'Rowdy Rathore' races on the premise that heroes are made by circumstances, not design. That's how the street-smart Shiva ends up in a town run by garish goons, where homes, humans and hopes are burnt in effigies mocking human rights.
It is an old-fashioned good-versus-evil comedy-action-drama with paisa-vasool written in every frame.
Prabhu Deva, who earlier directed Salman Khan's cop-on-a-rampage saga 'Wanted' puts Akshay on the same page. To his credit, Akshay manages to create his own world in that Salman-space. Never letting go of that twinkle in his eye, Akshay sinks his crooked teeth into the meaty double role with the warmth, affection and relish of a dinner guest who knows all the yummy dishes on the table have been cooked only for him.
Akshay goes for the sumptuous meal with the hunger of a man who may not see tomorrow. It's high-octane performance full of warmth and fury, never over-the-top, even when all hell breaks loose.
The fights are ferocious, but never gut-churning. You can watch the bloodshed with the kids. They'd know, Uncle Akshay is going to win.
The thing about 'Rowdy Rathore' is it never takes itself seriously. The cop and his double won't kow-tow to the powers-that-be. Ironically, the film grandly bows its head to the Great Bollywood Formula. The dialogues are bombastic, bordering on the corny, nevertheless fun in their intended ideological inferences.
A profound reverence for every trick in the book of filmic formulas sees the accelerated narration to its breathless finale. Even when the going gets gory, there is a tongue-in-cheek humour in the violence.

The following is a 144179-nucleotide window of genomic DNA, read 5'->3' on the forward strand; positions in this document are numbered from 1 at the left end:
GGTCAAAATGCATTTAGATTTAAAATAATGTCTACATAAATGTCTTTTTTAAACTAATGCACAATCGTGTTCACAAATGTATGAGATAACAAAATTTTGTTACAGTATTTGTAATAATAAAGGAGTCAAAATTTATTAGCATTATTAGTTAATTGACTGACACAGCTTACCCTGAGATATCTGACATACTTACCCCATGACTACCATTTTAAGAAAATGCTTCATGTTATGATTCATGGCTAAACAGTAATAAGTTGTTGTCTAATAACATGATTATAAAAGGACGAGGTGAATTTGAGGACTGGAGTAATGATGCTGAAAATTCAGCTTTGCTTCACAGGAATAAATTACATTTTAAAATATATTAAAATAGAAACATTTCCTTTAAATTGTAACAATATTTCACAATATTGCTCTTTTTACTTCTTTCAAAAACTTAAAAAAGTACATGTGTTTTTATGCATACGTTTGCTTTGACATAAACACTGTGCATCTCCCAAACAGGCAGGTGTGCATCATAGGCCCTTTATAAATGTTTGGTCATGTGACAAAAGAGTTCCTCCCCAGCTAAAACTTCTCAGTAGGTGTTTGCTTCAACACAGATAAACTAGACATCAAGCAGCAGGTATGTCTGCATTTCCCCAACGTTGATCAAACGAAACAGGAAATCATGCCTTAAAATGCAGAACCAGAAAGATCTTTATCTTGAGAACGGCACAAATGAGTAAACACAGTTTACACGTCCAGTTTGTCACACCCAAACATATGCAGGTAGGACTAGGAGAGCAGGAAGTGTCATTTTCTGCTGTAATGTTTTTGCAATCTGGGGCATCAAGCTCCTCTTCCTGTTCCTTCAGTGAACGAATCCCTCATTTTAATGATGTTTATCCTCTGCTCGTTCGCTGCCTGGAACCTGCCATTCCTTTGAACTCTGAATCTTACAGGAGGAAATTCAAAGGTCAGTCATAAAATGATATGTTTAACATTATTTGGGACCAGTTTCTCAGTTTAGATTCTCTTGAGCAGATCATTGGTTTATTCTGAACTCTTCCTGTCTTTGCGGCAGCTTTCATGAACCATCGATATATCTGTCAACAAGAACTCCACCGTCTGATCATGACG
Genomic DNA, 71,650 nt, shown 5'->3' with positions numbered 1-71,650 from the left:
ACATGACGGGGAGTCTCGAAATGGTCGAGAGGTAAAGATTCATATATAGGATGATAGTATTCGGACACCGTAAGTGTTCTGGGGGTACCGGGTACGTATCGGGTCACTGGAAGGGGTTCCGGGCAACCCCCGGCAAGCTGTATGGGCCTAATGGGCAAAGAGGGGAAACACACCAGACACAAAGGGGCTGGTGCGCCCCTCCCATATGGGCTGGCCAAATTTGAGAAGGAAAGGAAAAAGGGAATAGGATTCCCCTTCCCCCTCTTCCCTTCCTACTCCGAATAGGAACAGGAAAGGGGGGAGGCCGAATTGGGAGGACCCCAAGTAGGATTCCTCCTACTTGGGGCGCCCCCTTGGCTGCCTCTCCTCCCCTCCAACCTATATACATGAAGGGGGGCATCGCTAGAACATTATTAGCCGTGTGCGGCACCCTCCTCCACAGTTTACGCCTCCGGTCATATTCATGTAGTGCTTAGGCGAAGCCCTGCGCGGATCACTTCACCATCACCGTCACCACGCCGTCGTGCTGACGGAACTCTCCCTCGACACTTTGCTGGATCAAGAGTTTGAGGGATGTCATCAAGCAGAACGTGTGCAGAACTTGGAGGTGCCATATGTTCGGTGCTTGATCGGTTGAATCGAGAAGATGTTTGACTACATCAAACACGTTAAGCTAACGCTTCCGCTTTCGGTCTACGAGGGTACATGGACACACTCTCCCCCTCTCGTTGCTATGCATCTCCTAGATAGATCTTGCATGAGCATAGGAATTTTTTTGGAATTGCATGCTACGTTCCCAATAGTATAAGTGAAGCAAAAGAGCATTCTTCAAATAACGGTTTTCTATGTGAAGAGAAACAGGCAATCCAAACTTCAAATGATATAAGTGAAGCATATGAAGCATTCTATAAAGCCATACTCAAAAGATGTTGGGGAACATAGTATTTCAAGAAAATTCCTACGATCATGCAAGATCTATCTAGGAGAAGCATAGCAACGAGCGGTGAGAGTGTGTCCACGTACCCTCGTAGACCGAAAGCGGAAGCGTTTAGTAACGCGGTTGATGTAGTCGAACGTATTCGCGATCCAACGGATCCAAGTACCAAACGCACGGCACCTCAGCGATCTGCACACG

It's not the arrogant aggression of Salman in 'Dabangg' or 'Wanted'. In 'Rowdy Rathore', Akshay creates a new language of heroic aggression. He is goofy, wonky, clumsy and oafish. He has no respect for the rules of the office. But his character loves doing what he does, because a man has got to do what he has to do, and really someone has to do the dirty job of cleaning up the mess we've created.
Metal rods from rickety machines are wrenched out and used to teach the anti-socials a lesson. The 'ouch' is never unwelcome. Akshay creates a 'no wince' situation.
Whether its wooing a Patna girl (Sonakshi Sinha) all over Mumbai streets and right into a wedding venue, or in the second half, taking on the vile villainy of a self-appointed lord of diabolism named Baapji (Nasser), who is so uncouth, unwashed and unmannered that he is downright funny in his obscene rowdyism.
The generous splash of colour and music (Sajid-Wajid at their peppy pinnacle) pitches the film at a massy level without toppling over into a revolting rowdyism.
Formulistic cinema has never been celebrated with more gusto.
'Rowdy Rathore' revives the years of Eastman colour cinema in the 1960s and 1970s, when movies were crazily colourful and rollicking fun, when you knew the villains would get their cacaphonic come-uppance.
Pulling out all stops to give us a spicy meal, Prabhu Deva succeeds in putting a dizzying spin into Akshay's double-role act. Twirling his moustache in Rajputana pride, romancing the spirited small-town chick or beating up 23 goons with one weapon (self-determination), Akshay delivers a performance that makes you want to jump out of your seat, clapping, whistling and cheering in appreciation.
While the fights are brilliantly conceived and executed, it's Akshay's courtship with Sonakshi that had me giggling non-stop. If he is outrageously coy in his wooing act, Sonakshi gives him tit-for-tat, matching steps with her far more experienced co-star, never letting the age difference daunt her.
The rest of the cast only has to stand around to extol and cheer our down-to-earth superhero cop. All the while, the narration never loses its tempo, warmth or humour.
The choreography ensures that the dances merge with seamless elan into the action.
'Rowdy Rathore' is quite a gravity-defying feat. It often finds the villains being hurled into the air. But the narration manages to keep its feet on the ground. Really, Akshay as the angry cop is more entertaining than intimidating.
Three cheers for producer Sanjay Leela Bhansali for coming out of his comfort zone to celebrate the spirit of Hindi commercial cinema at its dizziest and craziest.
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